I grew up in a home where my mother skimped on everything
She refused to spend a dime, even when it was necessary. I rarely ever got any clothing anywhere near fashionable, and I was teased mercilessly for my Sears Outlet crap. She'll sacrifice quality
to save a few dollars. I hate that. The thing is, my parents COULD afford it, they were just cheap.
In my personal philosophy, Extreme Thrift is a thinly disguised form of Greed
. One is no better than the other.
I'd rather go into debt (and have) and get my kids everything they NEED and at least SOME of the things they want (of course, not everything they want, but at least some of the things they want, some of the time) and I have the same policy when it comes to gift giving. They will look back and say, "I never went without. I also at times got things I wanted a great deal." I know I did go without and it effected me terribly.
"Give until it hurts" is what I believe in. When I buy (or occasionally bake for gifts) people gifts, I buy quality, or use quality ingredients. I remember things they have said, so I can get the RIGHT gift, and I try to make the gift special. I NEVER EVER re-gift, I think its tacky. I'll go to 10 stores to get someone exactly what I think is the perfect gift for them. And, although I don't usually go overboard no one has ever EVER called me cheap. People rarely if ever return what I get them, or have that "Oh, shit." look on their face when they open something I have gotten them. (I do ALWAYS include the return gift receipt, for a purchased gift, in case the person already has or doesn't like what I got them. Obviously, you can't do that with baked and cooked gifts, but I keep a list of my friends and family's allergies and likes and dislikes so I won't bake them something they can't eat or don't like.)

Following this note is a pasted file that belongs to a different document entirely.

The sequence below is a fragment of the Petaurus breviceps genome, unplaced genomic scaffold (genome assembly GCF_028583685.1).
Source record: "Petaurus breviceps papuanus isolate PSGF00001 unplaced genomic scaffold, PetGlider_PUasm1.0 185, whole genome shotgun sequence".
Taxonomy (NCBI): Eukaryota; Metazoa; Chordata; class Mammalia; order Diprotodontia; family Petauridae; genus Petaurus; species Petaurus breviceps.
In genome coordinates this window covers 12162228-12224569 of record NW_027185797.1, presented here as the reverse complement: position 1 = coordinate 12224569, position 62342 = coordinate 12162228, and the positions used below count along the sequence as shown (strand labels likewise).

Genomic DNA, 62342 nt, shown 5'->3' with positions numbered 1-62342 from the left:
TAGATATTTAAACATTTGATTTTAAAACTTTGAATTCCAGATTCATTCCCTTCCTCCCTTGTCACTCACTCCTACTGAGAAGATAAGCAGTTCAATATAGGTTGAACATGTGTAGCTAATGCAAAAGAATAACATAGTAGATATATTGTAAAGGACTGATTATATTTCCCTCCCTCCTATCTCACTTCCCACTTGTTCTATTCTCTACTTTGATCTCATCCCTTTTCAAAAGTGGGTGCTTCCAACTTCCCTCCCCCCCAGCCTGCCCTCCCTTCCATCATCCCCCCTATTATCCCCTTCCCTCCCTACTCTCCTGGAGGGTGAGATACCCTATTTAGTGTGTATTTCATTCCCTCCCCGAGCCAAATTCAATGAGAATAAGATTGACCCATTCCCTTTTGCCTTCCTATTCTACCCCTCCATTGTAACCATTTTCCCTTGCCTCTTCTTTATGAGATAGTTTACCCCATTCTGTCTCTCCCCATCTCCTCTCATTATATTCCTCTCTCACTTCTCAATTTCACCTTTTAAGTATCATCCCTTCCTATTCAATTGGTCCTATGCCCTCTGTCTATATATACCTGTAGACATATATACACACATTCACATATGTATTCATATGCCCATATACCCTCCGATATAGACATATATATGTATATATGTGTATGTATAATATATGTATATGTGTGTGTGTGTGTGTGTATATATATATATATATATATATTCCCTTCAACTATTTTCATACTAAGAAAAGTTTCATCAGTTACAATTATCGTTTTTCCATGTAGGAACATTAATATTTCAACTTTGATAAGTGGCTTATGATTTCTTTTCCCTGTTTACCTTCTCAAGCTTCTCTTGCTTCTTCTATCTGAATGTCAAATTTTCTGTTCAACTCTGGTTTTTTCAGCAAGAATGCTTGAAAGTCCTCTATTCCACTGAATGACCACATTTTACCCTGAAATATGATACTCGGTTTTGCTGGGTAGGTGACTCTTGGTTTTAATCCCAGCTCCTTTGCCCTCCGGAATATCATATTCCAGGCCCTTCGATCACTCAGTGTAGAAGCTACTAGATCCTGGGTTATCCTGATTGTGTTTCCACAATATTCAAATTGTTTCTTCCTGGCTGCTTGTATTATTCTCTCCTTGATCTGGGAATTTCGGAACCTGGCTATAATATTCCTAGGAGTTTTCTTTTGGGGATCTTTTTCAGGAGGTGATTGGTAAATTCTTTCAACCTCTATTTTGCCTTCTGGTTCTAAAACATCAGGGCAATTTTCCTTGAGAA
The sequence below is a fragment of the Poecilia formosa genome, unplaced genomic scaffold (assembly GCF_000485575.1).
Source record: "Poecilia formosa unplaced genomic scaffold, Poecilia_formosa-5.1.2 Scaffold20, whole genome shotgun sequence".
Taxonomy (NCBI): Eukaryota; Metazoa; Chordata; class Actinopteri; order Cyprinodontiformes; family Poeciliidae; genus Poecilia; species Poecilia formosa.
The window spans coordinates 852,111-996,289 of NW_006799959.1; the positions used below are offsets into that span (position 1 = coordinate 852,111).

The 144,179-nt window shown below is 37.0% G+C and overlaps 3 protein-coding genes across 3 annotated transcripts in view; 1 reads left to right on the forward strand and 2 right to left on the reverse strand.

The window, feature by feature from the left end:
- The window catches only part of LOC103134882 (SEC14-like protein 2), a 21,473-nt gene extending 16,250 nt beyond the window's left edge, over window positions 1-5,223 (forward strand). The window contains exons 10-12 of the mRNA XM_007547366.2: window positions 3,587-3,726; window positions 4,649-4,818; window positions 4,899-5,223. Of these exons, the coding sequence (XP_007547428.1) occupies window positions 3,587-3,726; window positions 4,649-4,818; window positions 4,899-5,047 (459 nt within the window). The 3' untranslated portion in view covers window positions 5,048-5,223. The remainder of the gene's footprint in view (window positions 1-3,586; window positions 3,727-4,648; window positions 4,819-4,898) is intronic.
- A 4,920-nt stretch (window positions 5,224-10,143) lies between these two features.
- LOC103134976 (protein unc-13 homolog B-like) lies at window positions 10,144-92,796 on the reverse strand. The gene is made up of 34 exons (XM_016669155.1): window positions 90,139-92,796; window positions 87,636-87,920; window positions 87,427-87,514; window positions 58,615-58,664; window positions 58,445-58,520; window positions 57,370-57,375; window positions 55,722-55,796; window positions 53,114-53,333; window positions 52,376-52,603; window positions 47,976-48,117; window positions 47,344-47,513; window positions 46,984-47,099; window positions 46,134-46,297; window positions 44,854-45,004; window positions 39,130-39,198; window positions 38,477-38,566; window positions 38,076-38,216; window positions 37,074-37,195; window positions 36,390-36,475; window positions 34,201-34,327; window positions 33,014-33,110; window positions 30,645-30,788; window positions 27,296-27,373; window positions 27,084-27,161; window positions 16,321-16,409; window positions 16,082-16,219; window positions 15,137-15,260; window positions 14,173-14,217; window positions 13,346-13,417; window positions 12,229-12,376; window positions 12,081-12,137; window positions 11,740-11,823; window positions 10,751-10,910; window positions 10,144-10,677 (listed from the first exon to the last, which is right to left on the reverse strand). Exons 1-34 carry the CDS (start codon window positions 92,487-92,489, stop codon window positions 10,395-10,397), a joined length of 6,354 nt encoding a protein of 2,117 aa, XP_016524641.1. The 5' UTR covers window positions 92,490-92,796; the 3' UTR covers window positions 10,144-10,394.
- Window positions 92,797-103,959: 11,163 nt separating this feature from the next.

Yes, it is "the thought that counts." But, giving a gift NO thought, no time or no output of energy doesn't
I understand the economy sucks, we've certainly felt it. But, that doesn't mean one shouldn't try and put as much into a gift for someone one loves as possible. So, yeah, if I skimped on a gift for someone, and could have
afforded more, I certainly would feel guilty. When things are tight, I do the best I can with what I have, and still manage to go all out for the people I love. They deserve it.
I can't take it with me, so I'll spend what I think is a good amount and a good amount of time and effort for the people I care about.